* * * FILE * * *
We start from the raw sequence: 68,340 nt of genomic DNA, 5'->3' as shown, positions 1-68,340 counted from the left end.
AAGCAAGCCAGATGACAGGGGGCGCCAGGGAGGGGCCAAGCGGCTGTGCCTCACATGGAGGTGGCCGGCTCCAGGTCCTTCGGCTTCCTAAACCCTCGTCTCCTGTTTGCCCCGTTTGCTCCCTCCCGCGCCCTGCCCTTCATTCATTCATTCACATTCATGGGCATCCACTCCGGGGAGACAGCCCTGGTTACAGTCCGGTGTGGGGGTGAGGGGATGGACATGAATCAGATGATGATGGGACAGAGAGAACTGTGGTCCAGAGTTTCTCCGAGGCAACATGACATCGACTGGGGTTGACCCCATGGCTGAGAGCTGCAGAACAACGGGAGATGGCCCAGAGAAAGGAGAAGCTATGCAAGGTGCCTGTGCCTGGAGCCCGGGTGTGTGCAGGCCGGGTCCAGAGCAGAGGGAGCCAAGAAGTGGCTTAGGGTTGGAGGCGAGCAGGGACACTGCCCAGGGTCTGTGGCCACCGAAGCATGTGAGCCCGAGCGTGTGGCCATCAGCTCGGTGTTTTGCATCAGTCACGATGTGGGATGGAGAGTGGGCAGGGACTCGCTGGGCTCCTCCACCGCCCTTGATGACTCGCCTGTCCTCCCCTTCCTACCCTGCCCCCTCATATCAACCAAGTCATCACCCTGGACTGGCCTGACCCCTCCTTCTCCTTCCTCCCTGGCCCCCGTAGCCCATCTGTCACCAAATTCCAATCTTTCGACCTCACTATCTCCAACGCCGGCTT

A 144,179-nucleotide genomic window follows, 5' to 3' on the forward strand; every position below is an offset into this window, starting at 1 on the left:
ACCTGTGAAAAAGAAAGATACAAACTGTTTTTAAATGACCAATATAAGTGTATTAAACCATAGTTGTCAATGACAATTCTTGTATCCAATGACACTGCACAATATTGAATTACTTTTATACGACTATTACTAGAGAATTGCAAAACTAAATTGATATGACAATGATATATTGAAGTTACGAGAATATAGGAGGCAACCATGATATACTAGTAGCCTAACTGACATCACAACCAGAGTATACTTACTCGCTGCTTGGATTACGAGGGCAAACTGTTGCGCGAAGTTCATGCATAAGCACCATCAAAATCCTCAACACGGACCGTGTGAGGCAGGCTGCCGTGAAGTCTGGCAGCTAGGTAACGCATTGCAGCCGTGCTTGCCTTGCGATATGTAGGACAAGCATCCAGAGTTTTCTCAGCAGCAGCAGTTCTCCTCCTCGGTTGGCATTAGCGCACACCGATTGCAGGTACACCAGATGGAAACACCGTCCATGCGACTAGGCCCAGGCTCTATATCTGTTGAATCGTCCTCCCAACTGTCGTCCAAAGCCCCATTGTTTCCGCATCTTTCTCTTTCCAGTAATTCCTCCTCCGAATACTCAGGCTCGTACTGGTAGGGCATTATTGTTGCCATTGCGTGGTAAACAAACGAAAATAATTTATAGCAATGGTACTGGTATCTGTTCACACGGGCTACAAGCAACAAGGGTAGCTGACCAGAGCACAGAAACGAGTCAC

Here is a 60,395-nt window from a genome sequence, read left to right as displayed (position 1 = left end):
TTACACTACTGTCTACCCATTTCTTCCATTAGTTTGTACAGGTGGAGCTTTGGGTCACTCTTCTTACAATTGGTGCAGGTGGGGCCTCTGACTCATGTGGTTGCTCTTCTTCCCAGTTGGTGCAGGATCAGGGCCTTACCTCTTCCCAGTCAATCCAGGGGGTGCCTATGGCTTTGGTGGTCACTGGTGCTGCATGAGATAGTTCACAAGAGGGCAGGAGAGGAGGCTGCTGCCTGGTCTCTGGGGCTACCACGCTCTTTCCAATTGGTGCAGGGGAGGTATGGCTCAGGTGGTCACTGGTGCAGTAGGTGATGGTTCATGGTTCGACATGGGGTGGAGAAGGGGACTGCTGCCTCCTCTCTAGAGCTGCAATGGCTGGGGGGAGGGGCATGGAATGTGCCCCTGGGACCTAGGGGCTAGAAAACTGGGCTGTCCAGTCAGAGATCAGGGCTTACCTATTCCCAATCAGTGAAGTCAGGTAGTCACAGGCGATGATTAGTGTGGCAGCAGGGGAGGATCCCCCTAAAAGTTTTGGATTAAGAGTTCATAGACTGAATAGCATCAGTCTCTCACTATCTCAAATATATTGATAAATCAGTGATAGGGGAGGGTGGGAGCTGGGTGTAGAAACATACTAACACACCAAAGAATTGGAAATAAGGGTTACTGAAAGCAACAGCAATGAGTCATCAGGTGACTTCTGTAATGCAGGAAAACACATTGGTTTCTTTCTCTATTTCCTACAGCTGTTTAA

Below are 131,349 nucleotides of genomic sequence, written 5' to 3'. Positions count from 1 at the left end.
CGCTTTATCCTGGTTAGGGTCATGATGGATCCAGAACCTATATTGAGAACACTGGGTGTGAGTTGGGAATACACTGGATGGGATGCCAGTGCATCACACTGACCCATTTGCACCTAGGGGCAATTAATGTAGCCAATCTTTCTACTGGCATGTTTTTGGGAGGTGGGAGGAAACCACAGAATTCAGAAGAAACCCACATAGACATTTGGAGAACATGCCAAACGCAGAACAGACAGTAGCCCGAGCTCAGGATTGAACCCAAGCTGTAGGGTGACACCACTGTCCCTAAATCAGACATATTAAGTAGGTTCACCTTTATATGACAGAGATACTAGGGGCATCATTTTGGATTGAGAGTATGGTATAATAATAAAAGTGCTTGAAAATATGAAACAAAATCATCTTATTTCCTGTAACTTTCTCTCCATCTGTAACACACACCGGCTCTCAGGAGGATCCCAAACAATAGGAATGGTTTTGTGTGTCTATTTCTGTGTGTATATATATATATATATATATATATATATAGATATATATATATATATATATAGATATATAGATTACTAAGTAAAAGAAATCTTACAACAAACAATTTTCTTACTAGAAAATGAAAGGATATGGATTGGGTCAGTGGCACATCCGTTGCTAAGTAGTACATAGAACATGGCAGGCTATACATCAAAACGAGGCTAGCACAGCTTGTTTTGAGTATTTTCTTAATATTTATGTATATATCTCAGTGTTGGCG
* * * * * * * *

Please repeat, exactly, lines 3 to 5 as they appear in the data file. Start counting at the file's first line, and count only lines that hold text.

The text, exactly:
A 144,179-nucleotide genomic window follows, 5' to 3' on the forward strand; every position below is an offset into this window, starting at 1 on the left:
ACCTGTGAAAAAGAAAGATACAAACTGTTTTTAAATGACCAATATAAGTGTATTAAACCATAGTTGTCAATGACAATTCTTGTATCCAATGACACTGCACAATATTGAATTACTTTTATACGACTATTACTAGAGAATTGCAAAACTAAATTGATATGACAATGATATATTGAAGTTACGAGAATATAGGAGGCAACCATGATATACTAGTAGCCTAACTGACATCACAACCAGAGTATACTTACTCGCTGCTTGGATTACGAGGGCAAACTGTTGCGCGAAGTTCATGCATAAGCACCATCAAAATCCTCAACACGGACCGTGTGAGGCAGGCTGCCGTGAAGTCTGGCAGCTAGGTAACGCATTGCAGCCGTGCTTGCCTTGCGATATGTAGGACAAGCATCCAGAGTTTTCTCAGCAGCAGCAGTTCTCCTCCTCGGTTGGCATTAGCGCACACCGATTGCAGGTACACCAGATGGAAACACCGTCCATGCGACTAGGCCCAGGCTCTATATCTGTTGAATCGTCCTCCCAACTGTCGTCCAAAGCCCCATTGTTTCCGCATCTTTCTCTTTCCAGTAATTCCTCCTCCGAATACTCAGGCTCGTACTGGTAGGGCATTATTGTTGCCATTGCGTGGTAAACAAACGAAAATAATTTATAGCAATGGTACTGGTATCTGTTCACACGGGCTACAAGCAACAAGGGTAGCTGACCAGAGCACAGAAACGAGTCAC

Here is a 60,395-nt window from a genome sequence, read left to right as displayed (position 1 = left end):